### February 2017 archive

Redox reactions – basic notes and information document

Here is a link to the Khan academy video on balancing redox reactions in acidic solutions using half reactions. You may notice on the left of the page that there are other related videos there… we do not need to do this in basic solutions in this course.

Here is a simulation on Electrochemical cells where you can change the metals used and measure voltage

and another one here with some questions. It requires flash.

Today you need to determine the meaning of :

A) Metals, non-metals, metalloids, Halogens, noble gasses, alkali metals, alkali earth metals, lanthanoides, actinoides, s-block, p-block, d-block, f-block

For group A, determine where these are on a PT and mark them.

For group B, determine what the trend in these values are along a period and up or down a group, with a reason. Label the trend on the PT.

To think about, and answer (may require some looking up of information!) :

1. why is the trend in atomic radius not the same as the trend in ionic radius?
2. what are the differences/similarities between electron affinity and electronegativity?
3. why do different sources disagree on which elements exactly are metalloids (sometimes called semi-metals)?
4. what are alternate periodic tables? Why do scientists make them? Which one(s) do you like?

In class Feb 6, we looked for any misunderstandings or problems with material in 2.1 and 2.2. We were going to talk about mass spectrometres and isotopes and calculations but 8 people are away, so we’ve saved that for Wednesday Feb 15th.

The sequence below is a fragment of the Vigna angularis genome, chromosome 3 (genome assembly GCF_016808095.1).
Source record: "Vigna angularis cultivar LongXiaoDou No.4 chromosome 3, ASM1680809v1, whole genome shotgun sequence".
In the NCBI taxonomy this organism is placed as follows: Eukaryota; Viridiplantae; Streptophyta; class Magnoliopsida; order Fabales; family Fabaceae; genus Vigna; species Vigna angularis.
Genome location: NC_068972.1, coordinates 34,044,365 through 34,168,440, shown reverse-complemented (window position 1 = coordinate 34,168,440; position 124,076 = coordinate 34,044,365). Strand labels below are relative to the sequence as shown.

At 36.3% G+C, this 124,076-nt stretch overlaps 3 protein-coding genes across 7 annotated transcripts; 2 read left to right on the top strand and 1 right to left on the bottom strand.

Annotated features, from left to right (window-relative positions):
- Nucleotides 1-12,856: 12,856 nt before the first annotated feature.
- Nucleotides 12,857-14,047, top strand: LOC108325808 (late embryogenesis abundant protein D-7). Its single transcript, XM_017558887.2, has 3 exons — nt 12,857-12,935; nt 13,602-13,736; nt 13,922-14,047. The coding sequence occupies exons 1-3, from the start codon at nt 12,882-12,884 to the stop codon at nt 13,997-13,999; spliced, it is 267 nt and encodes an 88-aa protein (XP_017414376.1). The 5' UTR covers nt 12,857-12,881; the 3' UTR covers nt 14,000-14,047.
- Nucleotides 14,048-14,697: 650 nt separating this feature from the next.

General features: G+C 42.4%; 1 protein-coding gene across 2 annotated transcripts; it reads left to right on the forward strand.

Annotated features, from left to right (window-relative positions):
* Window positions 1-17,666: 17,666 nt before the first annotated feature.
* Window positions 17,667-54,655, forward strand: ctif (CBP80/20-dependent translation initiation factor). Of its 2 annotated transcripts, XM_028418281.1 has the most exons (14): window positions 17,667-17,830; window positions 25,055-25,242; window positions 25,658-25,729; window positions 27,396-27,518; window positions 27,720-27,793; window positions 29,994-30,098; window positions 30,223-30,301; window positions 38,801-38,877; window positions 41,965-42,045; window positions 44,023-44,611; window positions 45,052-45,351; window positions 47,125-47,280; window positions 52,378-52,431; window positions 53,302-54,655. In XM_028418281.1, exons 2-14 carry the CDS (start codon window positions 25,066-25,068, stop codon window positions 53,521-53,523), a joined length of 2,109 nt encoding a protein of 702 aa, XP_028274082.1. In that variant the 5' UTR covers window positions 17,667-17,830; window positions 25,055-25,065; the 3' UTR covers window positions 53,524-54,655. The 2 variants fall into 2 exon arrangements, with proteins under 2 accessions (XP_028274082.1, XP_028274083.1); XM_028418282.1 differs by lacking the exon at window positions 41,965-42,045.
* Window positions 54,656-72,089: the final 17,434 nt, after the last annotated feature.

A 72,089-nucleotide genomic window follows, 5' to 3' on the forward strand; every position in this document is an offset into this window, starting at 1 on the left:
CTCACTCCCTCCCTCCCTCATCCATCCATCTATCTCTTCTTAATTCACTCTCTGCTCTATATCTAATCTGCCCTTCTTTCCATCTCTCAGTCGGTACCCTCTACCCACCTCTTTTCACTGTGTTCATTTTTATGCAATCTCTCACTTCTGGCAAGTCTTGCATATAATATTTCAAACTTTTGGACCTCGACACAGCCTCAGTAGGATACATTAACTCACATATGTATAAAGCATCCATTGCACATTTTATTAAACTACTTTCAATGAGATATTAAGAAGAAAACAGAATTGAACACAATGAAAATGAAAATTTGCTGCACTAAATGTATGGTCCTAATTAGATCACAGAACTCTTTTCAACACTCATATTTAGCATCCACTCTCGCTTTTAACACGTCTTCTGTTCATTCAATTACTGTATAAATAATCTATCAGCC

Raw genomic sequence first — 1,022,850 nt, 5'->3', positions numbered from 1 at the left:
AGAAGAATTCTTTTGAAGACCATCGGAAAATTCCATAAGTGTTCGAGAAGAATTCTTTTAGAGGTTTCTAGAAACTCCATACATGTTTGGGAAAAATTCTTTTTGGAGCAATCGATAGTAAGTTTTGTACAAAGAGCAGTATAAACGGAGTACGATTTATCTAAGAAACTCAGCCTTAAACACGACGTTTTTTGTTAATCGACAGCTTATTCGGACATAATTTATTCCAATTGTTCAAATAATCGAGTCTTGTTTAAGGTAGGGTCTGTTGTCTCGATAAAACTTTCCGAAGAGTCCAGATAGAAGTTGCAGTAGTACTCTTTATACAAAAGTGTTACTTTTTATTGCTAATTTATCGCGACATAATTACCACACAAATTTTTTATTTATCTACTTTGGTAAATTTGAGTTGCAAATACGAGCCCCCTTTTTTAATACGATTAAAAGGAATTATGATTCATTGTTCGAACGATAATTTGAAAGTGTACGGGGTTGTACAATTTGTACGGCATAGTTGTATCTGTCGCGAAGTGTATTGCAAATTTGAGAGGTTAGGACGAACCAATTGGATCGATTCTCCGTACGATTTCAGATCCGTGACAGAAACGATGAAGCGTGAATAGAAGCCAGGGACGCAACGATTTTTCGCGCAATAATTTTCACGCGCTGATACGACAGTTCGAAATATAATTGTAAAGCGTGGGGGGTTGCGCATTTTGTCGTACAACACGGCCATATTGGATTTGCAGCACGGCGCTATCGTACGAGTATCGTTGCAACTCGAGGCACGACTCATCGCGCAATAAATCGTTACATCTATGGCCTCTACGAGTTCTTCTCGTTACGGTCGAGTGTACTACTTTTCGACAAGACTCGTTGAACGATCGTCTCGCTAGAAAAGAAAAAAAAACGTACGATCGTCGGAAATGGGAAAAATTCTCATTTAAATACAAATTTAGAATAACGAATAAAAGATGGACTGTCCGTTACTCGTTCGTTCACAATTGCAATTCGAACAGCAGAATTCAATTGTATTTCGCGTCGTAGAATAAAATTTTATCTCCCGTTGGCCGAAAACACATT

Today we did this activity on patterns in Ionization energies, and why that is evidence for the organization of electrons. If you are not here, you should do it!

Our next lesson, on Feb 13th, we will talk about trends in the periodic table, discussed in 3.1 and 3.2 in the text.

To work on in class and after. Topic 2.1 and 2.2

Copy of handout here.

2.1

Simulation of Rutherford’s Gold experiment  https://phet.colorado.edu/en/simulation/rutherford-scattering

All about the nucleus, Bohr, etc in 10 minutes of fast talking from Crashcourse, get past the general chem first   https://www.youtube.com/watch?v=FSyAehMdpyI&list=PL8dPuuaLjXtPHzzYuWy6fYEaX9mQQ8oGr&index=1

Website (text) with More than you perhaps want to know about the operation of a mass spectrometre, but interesting http://www.chemguide.co.uk/analysis/masspec/howitworks.html

… and then how to use the information from a mass spectrometre to calculate ram  http://www.chemguide.co.uk/analysis/masspec/elements.html#top

Video (7 min) on mass spectrometry and how, why we use it https://www.youtube.com/watch?v=mBT73Pesiog

Topic 2.2

Models of the H atom sim How did scientists figure out the structure of atoms without looking at them? Try out different models by shooting light at the atom. Check how the prediction of the model matches the experimental results  https://phet.colorado.edu/en/simulation/hydrogen-atom

More history of atomic discoveries/models through the ages  https://www.youtube.com/watch?v=thnDxFdkzZs&list=PL8dPuuaLjXtPHzzYuWy6fYEaX9mQQ8oGr&index=37

Video on Light and atomic structure  (also has a link to the video transcript, if you’d like to read along)

Document from my drive on Electromagnetic spectra (in detail) https://drive.google.com/file/d/0B_gNjaR3kKGjSlpHNGhMUDBkNk0/view?usp=sharing

5 min clip on atomic emission spectra (from Brightstorm series) http://www.brightstorm.com/science/chemistry/the-atom/atomic-emission-spectra/

Do you wish you could see spectra at home? Clip of atomic spectra with home materials (optional)  https://www.youtube.com/watch?v=SdpY53AWCvY